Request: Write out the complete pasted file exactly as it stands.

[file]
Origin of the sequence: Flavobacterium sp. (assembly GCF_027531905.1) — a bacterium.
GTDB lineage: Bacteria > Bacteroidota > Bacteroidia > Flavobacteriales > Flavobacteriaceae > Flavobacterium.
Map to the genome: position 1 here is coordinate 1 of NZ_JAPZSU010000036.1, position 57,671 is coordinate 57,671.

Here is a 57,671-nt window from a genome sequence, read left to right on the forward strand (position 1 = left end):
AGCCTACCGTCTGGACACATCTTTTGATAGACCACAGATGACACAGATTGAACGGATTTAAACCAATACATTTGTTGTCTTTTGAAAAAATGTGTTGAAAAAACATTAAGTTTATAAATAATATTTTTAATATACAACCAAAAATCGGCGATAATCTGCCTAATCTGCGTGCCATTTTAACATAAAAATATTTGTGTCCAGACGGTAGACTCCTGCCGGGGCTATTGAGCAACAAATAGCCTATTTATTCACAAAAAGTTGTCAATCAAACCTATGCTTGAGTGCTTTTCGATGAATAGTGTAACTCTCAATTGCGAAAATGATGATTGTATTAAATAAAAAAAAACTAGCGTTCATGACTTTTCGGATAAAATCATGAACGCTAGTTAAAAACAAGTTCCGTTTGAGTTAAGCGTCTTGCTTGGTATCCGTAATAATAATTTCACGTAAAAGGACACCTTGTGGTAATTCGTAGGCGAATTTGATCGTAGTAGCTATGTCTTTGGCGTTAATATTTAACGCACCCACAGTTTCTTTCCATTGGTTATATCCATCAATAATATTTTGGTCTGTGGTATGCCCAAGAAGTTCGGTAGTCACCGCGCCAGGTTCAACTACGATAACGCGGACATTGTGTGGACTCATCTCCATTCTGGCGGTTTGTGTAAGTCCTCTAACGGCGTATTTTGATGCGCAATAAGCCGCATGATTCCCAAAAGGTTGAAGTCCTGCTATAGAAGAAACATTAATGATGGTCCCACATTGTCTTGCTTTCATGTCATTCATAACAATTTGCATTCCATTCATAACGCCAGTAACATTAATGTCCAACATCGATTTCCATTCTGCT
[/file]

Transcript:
Origin of the sequence: Flavobacterium sp. (assembly GCF_027531905.1) — a bacterium.
GTDB lineage: Bacteria > Bacteroidota > Bacteroidia > Flavobacteriales > Flavobacteriaceae > Flavobacterium.
Map to the genome: position 1 here is coordinate 1 of NZ_JAPZSU010000036.1, position 57,671 is coordinate 57,671.

Here is a 57,671-nt window from a genome sequence, read left to right on the forward strand (position 1 = left end):
AGCCTACCGTCTGGACACATCTTTTGATAGACCACAGATGACACAGATTGAACGGATTTAAACCAATACATTTGTTGTCTTTTGAAAAAATGTGTTGAAAAAACATTAAGTTTATAAATAATATTTTTAATATACAACCAAAAATCGGCGATAATCTGCCTAATCTGCGTGCCATTTTAACATAAAAATATTTGTGTCCAGACGGTAGACTCCTGCCGGGGCTATTGAGCAACAAATAGCCTATTTATTCACAAAAAGTTGTCAATCAAACCTATGCTTGAGTGCTTTTCGATGAATAGTGTAACTCTCAATTGCGAAAATGATGATTGTATTAAATAAAAAAAAACTAGCGTTCATGACTTTTCGGATAAAATCATGAACGCTAGTTAAAAACAAGTTCCGTTTGAGTTAAGCGTCTTGCTTGGTATCCGTAATAATAATTTCACGTAAAAGGACACCTTGTGGTAATTCGTAGGCGAATTTGATCGTAGTAGCTATGTCTTTGGCGTTAATATTTAACGCACCCACAGTTTCTTTCCATTGGTTATATCCATCAATAATATTTTGGTCTGTGGTATGCCCAAGAAGTTCGGTAGTCACCGCGCCAGGTTCAACTACGATAACGCGGACATTGTGTGGACTCATCTCCATTCTGGCGGTTTGTGTAAGTCCTCTAACGGCGTATTTTGATGCGCAATAAGCCGCATGATTCCCAAAAGGTTGAAGTCCTGCTATAGAAGAAACATTAATGATGGTCCCACATTGTCTTGCTTTCATGTCATTCATAACAATTTGCATTCCATTCATAACGCCAGTAACATTAATGTCCAACATCGATTTCCATTCTGCT